She avidly explored various forms of alternative medicine and theories on the mind-body connection, as well as spirituality and its link to health. She says that she found her way to total freedom quickly once she began to understand that rather than being a matter-based organism, she reflected only the Divine consciousness.

Grant had replaced the belief in genetic vulnerability with the spiritual understanding that disease was no part of her real being.

Genealogy and genetics can be a fascinating record about our ancestors or the current status of beliefs about health, but it’s important for us each to realise that in no way can they predetermine our life experience, talents or healthy outcomes when our true spiritual nature is understood.

This article was first published on these news sites: Bundaberg News Mail, Mackay Daily Mercury, Tweed Daily News, Stanthorpe Border Post, Surat Basin Online.

Healthier views are springing up amidst the well-meaning daffodils


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If you do, you won’t be alone. There are an increasing number of medical voices speaking up for a new view of health and healing, based on the integral nature of our thoughts and beliefs to our state of health.

For instance, Dr Lissa Rankin has reviewed the research, and is vocal in naming some of the fears that make us sick and prevent disease remission, like thinking about sickness all the time, believing that we’re victims of our genes, and adhering to false programming about health and hygiene.Continue Reading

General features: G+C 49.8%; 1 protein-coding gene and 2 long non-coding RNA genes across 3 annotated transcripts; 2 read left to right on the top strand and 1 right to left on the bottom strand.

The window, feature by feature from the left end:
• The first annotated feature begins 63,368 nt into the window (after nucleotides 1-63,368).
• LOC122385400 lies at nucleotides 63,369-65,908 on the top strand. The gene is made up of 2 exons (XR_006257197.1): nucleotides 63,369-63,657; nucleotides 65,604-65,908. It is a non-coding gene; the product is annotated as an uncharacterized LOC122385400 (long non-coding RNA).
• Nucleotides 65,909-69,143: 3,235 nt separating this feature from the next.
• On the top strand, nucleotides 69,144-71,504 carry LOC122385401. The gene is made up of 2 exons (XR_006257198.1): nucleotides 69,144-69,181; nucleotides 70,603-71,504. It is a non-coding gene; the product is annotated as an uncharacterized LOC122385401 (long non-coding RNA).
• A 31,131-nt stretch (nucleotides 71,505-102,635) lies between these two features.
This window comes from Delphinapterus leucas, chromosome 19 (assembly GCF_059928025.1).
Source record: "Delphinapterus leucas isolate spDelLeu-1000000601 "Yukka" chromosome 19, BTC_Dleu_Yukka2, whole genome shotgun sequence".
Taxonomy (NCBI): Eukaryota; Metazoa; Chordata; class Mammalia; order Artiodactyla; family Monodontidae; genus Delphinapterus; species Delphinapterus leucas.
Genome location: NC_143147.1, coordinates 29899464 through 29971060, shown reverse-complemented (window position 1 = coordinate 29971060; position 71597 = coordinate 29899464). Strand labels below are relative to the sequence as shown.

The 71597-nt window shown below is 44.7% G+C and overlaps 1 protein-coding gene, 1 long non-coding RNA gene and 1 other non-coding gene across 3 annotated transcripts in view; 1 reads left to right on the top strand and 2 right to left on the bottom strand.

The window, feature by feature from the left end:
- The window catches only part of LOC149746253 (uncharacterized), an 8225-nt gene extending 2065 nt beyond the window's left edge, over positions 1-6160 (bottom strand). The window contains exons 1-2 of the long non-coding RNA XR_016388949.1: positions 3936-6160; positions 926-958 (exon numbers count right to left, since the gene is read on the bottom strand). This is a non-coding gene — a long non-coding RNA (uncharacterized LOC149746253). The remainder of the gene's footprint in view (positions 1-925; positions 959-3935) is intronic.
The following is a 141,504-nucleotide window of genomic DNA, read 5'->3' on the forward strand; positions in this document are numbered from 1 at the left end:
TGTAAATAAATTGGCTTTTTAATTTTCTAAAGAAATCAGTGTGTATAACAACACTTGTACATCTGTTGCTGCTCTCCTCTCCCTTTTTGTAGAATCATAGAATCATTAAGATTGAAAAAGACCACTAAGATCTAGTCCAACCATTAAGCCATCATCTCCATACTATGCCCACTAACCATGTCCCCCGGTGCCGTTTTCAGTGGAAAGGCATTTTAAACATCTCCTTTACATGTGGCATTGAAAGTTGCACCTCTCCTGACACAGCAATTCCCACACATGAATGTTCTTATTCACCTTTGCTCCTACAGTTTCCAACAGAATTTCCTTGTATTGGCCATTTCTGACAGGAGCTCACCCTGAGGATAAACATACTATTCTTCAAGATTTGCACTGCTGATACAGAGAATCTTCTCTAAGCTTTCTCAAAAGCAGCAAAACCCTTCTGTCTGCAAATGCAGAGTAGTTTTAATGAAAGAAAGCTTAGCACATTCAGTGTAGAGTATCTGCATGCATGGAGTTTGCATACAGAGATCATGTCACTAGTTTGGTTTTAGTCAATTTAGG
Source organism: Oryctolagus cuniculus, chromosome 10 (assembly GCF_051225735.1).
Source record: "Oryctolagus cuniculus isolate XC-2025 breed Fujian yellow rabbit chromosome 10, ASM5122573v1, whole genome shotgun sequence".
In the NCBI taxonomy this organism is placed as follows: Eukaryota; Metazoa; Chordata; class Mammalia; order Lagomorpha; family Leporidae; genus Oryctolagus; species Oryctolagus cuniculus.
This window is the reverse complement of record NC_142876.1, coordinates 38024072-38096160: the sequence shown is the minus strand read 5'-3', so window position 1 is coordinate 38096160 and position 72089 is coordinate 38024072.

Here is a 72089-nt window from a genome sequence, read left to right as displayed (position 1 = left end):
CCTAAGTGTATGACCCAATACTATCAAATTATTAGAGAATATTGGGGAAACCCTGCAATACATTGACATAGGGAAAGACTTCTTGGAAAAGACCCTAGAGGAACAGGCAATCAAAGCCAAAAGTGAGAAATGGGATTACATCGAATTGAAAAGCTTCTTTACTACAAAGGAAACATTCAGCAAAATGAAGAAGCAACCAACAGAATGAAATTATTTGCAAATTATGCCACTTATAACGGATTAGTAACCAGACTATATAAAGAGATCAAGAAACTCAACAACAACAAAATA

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sold moving in

At last I’d found the perfect new home after weeks of searching and it ticked all the boxes!

The thing was, it would cost every dollar we had and more, and my joy in finding it was causing my long-suffering husband to experience horrific stress with the thought that we would be forever chasing our tails in financial hardship.

Tension was escalating between us, as circumstances dictated that a decision had to be made, and that very weekend!Continue Reading

Full recovery from PTSD is possible

PTSD sufferers address spirituality to rebuild lives © Glowimages
PTSD sufferers address spirituality to rebuild lives © Glowimages

Last week’s ANZAC Day commemorations highlighted the best of human conduct – servicemen’s and servicewomen’s courage, mateship, decency and willingness to lay down their lives for country and comrades in battle.

At the same time though, and in a quieter way, there was mention of those suffering from trauma as a result of seeing the devastation and brutality that go hand-in-hand with war. During the panel discussion on ABC Big Ideas ANZAC Day Special: Boys Don’t Cry, it was stated that 8% of serving Australian defence force personnel experience post-traumatic stress disorder (PTSD). But it was also pointed that that figure indicates only those who have been diagnosed and there could be upwards of 30% of all who have served.

Not only Australian Defence Force personnel but also other first responders like ambulance personnel, fire fighters, police officers and hospital staff are all too often confronted with devastating accidents, natural disasters or and the basest of human behaviours, leaving them with recurring images of the carnage and devastation. It also often leaves them numb and detached, and sometimes suicidal.Continue Reading